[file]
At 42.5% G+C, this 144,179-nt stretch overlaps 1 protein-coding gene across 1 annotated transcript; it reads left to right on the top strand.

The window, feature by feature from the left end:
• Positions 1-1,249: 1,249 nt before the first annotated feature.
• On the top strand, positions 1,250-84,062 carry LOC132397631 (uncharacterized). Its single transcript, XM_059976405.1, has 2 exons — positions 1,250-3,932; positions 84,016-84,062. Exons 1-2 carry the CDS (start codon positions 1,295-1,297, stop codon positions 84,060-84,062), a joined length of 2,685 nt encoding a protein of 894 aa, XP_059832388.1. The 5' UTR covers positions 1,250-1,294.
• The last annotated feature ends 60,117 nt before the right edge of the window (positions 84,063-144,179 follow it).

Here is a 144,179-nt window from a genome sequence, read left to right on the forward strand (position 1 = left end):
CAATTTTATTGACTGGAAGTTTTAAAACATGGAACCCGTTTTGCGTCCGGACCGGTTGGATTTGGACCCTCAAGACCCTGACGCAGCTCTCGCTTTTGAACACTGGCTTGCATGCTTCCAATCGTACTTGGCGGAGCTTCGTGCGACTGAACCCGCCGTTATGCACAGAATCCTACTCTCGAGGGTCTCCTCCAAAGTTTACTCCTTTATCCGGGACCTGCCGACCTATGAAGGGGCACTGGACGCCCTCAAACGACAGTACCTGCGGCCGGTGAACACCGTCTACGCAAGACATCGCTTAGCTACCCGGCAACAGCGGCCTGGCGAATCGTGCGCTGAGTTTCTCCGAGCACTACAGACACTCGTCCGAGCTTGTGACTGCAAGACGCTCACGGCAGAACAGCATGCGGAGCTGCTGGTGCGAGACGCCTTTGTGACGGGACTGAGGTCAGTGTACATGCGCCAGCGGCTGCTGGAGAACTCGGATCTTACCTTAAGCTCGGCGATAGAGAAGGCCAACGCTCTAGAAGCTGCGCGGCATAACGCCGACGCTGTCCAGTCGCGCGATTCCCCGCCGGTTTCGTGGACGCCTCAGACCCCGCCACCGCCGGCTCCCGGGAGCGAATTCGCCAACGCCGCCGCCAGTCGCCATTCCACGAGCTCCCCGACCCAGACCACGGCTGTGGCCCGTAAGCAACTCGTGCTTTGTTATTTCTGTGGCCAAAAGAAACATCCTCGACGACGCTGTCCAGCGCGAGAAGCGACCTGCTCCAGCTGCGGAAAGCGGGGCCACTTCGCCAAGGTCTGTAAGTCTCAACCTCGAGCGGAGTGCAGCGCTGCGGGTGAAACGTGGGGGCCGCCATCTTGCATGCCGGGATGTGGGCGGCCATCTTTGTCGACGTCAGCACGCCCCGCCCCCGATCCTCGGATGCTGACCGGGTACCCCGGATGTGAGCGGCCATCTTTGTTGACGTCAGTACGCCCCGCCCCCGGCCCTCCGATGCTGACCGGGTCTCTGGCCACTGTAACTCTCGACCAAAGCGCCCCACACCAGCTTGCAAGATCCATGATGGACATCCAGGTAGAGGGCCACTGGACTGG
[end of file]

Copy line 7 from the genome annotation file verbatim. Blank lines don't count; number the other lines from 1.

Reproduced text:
CAATTTTATTGACTGGAAGTTTTAAAACATGGAACCCGTTTTGCGTCCGGACCGGTTGGATTTGGACCCTCAAGACCCTGACGCAGCTCTCGCTTTTGAACACTGGCTTGCATGCTTCCAATCGTACTTGGCGGAGCTTCGTGCGACTGAACCCGCCGTTATGCACAGAATCCTACTCTCGAGGGTCTCCTCCAAAGTTTACTCCTTTATCCGGGACCTGCCGACCTATGAAGGGGCACTGGACGCCCTCAAACGACAGTACCTGCGGCCGGTGAACACCGTCTACGCAAGACATCGCTTAGCTACCCGGCAACAGCGGCCTGGCGAATCGTGCGCTGAGTTTCTCCGAGCACTACAGACACTCGTCCGAGCTTGTGACTGCAAGACGCTCACGGCAGAACAGCATGCGGAGCTGCTGGTGCGAGACGCCTTTGTGACGGGACTGAGGTCAGTGTACATGCGCCAGCGGCTGCTGGAGAACTCGGATCTTACCTTAAGCTCGGCGATAGAGAAGGCCAACGCTCTAGAAGCTGCGCGGCATAACGCCGACGCTGTCCAGTCGCGCGATTCCCCGCCGGTTTCGTGGACGCCTCAGACCCCGCCACCGCCGGCTCCCGGGAGCGAATTCGCCAACGCCGCCGCCAGTCGCCATTCCACGAGCTCCCCGACCCAGACCACGGCTGTGGCCCGTAAGCAACTCGTGCTTTGTTATTTCTGTGGCCAAAAGAAACATCCTCGACGACGCTGTCCAGCGCGAGAAGCGACCTGCTCCAGCTGCGGAAAGCGGGGCCACTTCGCCAAGGTCTGTAAGTCTCAACCTCGAGCGGAGTGCAGCGCTGCGGGTGAAACGTGGGGGCCGCCATCTTGCATGCCGGGATGTGGGCGGCCATCTTTGTCGACGTCAGCACGCCCCGCCCCCGATCCTCGGATGCTGACCGGGTACCCCGGATGTGAGCGGCCATCTTTGTTGACGTCAGTACGCCCCGCCCCCGGCCCTCCGATGCTGACCGGGTCTCTGGCCACTGTAACTCTCGACCAAAGCGCCCCACACCAGCTTGCAAGATCCATGATGGACATCCAGGTAGAGGGCCACTGGACTGG